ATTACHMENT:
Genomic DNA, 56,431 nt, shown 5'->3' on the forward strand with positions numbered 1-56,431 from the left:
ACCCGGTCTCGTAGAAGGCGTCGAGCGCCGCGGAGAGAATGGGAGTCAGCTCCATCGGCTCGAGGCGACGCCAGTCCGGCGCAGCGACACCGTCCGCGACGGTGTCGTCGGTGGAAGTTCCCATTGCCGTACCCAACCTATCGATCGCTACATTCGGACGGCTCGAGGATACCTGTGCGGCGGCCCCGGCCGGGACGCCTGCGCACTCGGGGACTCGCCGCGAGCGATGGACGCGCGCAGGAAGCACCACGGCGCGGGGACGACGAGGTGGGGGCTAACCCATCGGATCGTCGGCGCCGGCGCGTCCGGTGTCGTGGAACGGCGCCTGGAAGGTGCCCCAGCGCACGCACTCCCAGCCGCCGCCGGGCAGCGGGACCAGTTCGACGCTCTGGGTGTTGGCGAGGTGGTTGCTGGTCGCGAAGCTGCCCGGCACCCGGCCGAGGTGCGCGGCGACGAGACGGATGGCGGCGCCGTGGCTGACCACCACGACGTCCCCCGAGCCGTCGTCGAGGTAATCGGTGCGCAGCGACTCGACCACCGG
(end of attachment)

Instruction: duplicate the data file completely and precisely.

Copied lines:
Genomic DNA, 56,431 nt, shown 5'->3' on the forward strand with positions numbered 1-56,431 from the left:
ACCCGGTCTCGTAGAAGGCGTCGAGCGCCGCGGAGAGAATGGGAGTCAGCTCCATCGGCTCGAGGCGACGCCAGTCCGGCGCAGCGACACCGTCCGCGACGGTGTCGTCGGTGGAAGTTCCCATTGCCGTACCCAACCTATCGATCGCTACATTCGGACGGCTCGAGGATACCTGTGCGGCGGCCCCGGCCGGGACGCCTGCGCACTCGGGGACTCGCCGCGAGCGATGGACGCGCGCAGGAAGCACCACGGCGCGGGGACGACGAGGTGGGGGCTAACCCATCGGATCGTCGGCGCCGGCGCGTCCGGTGTCGTGGAACGGCGCCTGGAAGGTGCCCCAGCGCACGCACTCCCAGCCGCCGCCGGGCAGCGGGACCAGTTCGACGCTCTGGGTGTTGGCGAGGTGGTTGCTGGTCGCGAAGCTGCCCGGCACCCGGCCGAGGTGCGCGGCGACGAGACGGATGGCGGCGCCGTGGCTGACCACCACGACGTCCCCCGAGCCGTCGTCGAGGTAATCGGTGCGCAGCGACTCGACCACCGG